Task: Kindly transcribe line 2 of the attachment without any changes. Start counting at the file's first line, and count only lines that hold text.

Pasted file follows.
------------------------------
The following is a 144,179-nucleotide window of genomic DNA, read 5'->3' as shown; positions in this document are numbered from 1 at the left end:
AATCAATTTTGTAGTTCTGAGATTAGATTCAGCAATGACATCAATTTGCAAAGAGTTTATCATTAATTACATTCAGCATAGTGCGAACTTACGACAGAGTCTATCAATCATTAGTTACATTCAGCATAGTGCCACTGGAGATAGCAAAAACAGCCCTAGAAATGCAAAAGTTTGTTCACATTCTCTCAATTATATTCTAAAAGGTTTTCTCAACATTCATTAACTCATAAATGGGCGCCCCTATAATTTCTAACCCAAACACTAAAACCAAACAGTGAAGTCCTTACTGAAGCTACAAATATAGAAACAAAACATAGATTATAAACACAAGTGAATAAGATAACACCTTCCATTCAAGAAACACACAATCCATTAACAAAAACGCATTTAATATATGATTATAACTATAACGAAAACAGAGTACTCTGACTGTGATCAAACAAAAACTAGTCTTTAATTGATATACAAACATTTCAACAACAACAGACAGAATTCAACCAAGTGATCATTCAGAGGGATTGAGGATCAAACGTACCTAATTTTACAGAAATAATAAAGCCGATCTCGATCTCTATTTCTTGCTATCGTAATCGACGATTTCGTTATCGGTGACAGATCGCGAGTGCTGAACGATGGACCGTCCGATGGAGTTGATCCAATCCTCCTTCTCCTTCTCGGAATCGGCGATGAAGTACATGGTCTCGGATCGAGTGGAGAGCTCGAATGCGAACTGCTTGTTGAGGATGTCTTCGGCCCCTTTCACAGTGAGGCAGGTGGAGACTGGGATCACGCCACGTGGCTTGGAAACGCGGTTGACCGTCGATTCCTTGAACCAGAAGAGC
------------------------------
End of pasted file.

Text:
AATCAATTTTGTAGTTCTGAGATTAGATTCAGCAATGACATCAATTTGCAAAGAGTTTATCATTAATTACATTCAGCATAGTGCGAACTTACGACAGAGTCTATCAATCATTAGTTACATTCAGCATAGTGCCACTGGAGATAGCAAAAACAGCCCTAGAAATGCAAAAGTTTGTTCACATTCTCTCAATTATATTCTAAAAGGTTTTCTCAACATTCATTAACTCATAAATGGGCGCCCCTATAATTTCTAACCCAAACACTAAAACCAAACAGTGAAGTCCTTACTGAAGCTACAAATATAGAAACAAAACATAGATTATAAACACAAGTGAATAAGATAACACCTTCCATTCAAGAAACACACAATCCATTAACAAAAACGCATTTAATATATGATTATAACTATAACGAAAACAGAGTACTCTGACTGTGATCAAACAAAAACTAGTCTTTAATTGATATACAAACATTTCAACAACAACAGACAGAATTCAACCAAGTGATCATTCAGAGGGATTGAGGATCAAACGTACCTAATTTTACAGAAATAATAAAGCCGATCTCGATCTCTATTTCTTGCTATCGTAATCGACGATTTCGTTATCGGTGACAGATCGCGAGTGCTGAACGATGGACCGTCCGATGGAGTTGATCCAATCCTCCTTCTCCTTCTCGGAATCGGCGATGAAGTACATGGTCTCGGATCGAGTGGAGAGCTCGAATGCGAACTGCTTGTTGAGGATGTCTTCGGCCCCTTTCACAGTGAGGCAGGTGGAGACTGGGATCACGCCACGTGGCTTGGAAACGCGGTTGACCGTCGATTCCTTGAACCAGAAGAGC